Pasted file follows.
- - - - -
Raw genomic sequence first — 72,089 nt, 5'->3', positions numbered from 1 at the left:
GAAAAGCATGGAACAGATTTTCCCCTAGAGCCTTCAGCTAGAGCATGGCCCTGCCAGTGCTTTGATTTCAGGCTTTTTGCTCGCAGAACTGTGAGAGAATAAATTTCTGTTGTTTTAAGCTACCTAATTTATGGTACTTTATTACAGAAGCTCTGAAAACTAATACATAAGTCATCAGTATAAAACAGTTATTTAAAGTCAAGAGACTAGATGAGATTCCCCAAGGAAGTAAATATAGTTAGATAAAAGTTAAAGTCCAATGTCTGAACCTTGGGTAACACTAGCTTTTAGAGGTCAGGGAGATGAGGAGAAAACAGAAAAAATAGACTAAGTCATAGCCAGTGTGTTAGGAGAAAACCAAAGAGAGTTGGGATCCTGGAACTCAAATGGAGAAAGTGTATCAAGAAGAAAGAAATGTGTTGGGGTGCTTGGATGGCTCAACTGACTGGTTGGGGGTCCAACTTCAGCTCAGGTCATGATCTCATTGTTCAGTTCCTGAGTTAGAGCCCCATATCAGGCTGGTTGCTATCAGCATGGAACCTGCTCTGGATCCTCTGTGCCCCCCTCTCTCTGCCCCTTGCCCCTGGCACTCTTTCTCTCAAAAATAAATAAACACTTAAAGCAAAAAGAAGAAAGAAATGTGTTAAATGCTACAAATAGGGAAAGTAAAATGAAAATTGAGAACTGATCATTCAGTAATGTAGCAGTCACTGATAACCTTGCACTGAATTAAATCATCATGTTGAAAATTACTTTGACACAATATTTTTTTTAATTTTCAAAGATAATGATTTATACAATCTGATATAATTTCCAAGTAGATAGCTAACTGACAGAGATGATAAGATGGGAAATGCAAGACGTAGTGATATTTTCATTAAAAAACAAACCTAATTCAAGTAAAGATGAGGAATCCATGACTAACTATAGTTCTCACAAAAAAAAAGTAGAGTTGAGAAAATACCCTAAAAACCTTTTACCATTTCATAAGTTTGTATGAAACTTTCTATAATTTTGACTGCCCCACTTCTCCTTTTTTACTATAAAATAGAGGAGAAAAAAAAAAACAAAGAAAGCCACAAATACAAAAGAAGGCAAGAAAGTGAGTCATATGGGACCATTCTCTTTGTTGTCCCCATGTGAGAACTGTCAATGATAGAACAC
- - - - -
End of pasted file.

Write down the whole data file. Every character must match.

Raw genomic sequence first — 72,089 nt, 5'->3', positions numbered from 1 at the left:
GAAAAGCATGGAACAGATTTTCCCCTAGAGCCTTCAGCTAGAGCATGGCCCTGCCAGTGCTTTGATTTCAGGCTTTTTGCTCGCAGAACTGTGAGAGAATAAATTTCTGTTGTTTTAAGCTACCTAATTTATGGTACTTTATTACAGAAGCTCTGAAAACTAATACATAAGTCATCAGTATAAAACAGTTATTTAAAGTCAAGAGACTAGATGAGATTCCCCAAGGAAGTAAATATAGTTAGATAAAAGTTAAAGTCCAATGTCTGAACCTTGGGTAACACTAGCTTTTAGAGGTCAGGGAGATGAGGAGAAAACAGAAAAAATAGACTAAGTCATAGCCAGTGTGTTAGGAGAAAACCAAAGAGAGTTGGGATCCTGGAACTCAAATGGAGAAAGTGTATCAAGAAGAAAGAAATGTGTTGGGGTGCTTGGATGGCTCAACTGACTGGTTGGGGGTCCAACTTCAGCTCAGGTCATGATCTCATTGTTCAGTTCCTGAGTTAGAGCCCCATATCAGGCTGGTTGCTATCAGCATGGAACCTGCTCTGGATCCTCTGTGCCCCCCTCTCTCTGCCCCTTGCCCCTGGCACTCTTTCTCTCAAAAATAAATAAACACTTAAAGCAAAAAGAAGAAAGAAATGTGTTAAATGCTACAAATAGGGAAAGTAAAATGAAAATTGAGAACTGATCATTCAGTAATGTAGCAGTCACTGATAACCTTGCACTGAATTAAATCATCATGTTGAAAATTACTTTGACACAATATTTTTTTTAATTTTCAAAGATAATGATTTATACAATCTGATATAATTTCCAAGTAGATAGCTAACTGACAGAGATGATAAGATGGGAAATGCAAGACGTAGTGATATTTTCATTAAAAAACAAACCTAATTCAAGTAAAGATGAGGAATCCATGACTAACTATAGTTCTCACAAAAAAAAAGTAGAGTTGAGAAAATACCCTAAAAACCTTTTACCATTTCATAAGTTTGTATGAAACTTTCTATAATTTTGACTGCCCCACTTCTCCTTTTTTACTATAAAATAGAGGAGAAAAAAAAAAACAAAGAAAGCCACAAATACAAAAGAAGGCAAGAAAGTGAGTCATATGGGACCATTCTCTTTGTTGTCCCCATGTGAGAACTGTCAATGATAGAACAC